Economic risks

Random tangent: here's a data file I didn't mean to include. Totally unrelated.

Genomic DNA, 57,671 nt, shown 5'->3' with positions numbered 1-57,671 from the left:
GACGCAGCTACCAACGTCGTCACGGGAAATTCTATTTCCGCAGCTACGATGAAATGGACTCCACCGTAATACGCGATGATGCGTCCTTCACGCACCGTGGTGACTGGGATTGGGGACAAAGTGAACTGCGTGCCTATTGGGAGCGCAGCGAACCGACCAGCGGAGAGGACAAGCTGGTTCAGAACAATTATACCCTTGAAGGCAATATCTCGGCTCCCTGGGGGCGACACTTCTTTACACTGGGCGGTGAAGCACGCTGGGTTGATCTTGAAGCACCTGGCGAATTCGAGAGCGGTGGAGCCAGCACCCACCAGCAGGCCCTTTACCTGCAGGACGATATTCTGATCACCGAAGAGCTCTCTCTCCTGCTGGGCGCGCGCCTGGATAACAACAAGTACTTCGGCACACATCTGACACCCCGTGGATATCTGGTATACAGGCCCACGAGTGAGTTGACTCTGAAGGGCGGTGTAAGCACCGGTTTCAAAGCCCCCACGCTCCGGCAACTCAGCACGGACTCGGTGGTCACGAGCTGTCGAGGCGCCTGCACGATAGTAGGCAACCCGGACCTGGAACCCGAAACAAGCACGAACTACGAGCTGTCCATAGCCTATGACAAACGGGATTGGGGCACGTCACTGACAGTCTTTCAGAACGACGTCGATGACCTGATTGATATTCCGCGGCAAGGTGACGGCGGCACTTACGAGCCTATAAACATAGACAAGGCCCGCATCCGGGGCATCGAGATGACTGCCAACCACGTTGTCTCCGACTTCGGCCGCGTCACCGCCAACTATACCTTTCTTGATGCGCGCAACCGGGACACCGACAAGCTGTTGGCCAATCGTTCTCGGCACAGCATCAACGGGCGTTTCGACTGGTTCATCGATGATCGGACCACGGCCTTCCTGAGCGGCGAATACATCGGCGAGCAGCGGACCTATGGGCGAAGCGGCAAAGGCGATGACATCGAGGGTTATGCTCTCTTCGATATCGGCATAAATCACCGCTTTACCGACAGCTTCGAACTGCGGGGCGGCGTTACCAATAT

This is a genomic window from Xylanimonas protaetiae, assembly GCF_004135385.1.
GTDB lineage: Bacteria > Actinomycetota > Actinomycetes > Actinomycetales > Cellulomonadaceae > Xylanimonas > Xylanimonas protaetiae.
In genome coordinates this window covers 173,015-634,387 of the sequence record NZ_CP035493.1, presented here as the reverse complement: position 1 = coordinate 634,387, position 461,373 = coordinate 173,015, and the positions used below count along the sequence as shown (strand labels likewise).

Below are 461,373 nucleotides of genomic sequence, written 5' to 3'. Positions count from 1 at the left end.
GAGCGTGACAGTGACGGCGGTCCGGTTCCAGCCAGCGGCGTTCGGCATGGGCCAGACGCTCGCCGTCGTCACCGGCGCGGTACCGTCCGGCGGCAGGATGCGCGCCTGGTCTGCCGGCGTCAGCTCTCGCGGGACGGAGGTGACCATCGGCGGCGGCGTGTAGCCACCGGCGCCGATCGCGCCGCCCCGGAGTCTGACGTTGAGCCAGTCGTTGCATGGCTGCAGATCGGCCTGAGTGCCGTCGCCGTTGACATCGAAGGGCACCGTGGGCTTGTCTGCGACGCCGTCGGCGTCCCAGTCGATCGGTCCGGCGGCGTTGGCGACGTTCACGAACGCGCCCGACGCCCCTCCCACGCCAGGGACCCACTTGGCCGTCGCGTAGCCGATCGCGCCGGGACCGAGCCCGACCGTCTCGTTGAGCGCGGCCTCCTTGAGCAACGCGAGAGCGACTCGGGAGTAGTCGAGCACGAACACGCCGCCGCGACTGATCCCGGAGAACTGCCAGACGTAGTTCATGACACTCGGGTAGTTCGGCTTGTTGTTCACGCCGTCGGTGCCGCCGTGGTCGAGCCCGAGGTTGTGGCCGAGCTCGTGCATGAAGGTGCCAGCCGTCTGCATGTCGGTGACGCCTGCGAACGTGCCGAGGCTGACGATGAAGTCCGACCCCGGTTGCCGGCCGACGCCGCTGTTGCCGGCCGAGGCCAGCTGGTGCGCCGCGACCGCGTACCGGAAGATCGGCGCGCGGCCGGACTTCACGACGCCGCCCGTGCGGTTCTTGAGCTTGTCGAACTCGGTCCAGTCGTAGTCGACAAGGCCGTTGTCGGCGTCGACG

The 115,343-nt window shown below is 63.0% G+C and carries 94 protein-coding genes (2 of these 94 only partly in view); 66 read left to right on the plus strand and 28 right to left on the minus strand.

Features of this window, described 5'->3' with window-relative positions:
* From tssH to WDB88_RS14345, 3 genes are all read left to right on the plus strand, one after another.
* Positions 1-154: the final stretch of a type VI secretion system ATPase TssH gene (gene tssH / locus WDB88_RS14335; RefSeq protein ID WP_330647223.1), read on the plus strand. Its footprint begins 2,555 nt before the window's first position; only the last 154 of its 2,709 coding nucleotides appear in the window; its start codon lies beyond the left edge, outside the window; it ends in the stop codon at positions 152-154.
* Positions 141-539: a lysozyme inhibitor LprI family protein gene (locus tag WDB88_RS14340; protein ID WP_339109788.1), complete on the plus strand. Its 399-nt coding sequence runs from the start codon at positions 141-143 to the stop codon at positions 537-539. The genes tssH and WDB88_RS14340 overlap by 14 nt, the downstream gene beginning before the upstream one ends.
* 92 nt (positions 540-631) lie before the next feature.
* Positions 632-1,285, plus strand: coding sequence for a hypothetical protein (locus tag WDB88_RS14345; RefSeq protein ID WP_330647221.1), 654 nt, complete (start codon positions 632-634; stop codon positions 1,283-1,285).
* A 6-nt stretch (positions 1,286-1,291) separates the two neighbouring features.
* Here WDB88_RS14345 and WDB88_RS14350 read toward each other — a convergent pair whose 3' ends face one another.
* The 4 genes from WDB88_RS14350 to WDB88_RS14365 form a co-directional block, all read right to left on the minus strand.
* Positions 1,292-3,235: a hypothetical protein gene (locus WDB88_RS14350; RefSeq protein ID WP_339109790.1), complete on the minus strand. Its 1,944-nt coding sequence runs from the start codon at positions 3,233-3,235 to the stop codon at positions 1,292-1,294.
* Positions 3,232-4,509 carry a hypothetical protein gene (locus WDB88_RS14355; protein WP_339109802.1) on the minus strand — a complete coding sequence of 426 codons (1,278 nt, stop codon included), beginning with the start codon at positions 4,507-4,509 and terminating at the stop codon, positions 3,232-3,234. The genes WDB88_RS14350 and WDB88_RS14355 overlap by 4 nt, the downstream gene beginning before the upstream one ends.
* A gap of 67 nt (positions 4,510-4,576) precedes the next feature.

In my opinion, the main obstacle to a real economic development of Bordeaux, by the intrinsic power of its agglomeration, lies in its ability to stand out from the Paris region. It would still be necessary, as indicated in my articles on Metz, that France begins a true decentralization. For now, the opposite is true: the capital now controls 30% of French GDP (against 20% in 2011). As a move of the executive and legislative powers in the second French agglomeration, Lyon, seems to be a pure utopia [13]in ancient times, Lugdunum was the capital of Gaul.) A sign on the Autoroute du Sud (South Highway) reminds motorists that historical fact, it is more likely that, if the European Union continues to be built, the decentralization of France will come, precisely, from Europe with the executive and legislative powers in Brussels and Strasbourg (Parliament is also there, half time) and this will contribute to the economic influence of the different regions metropolicies.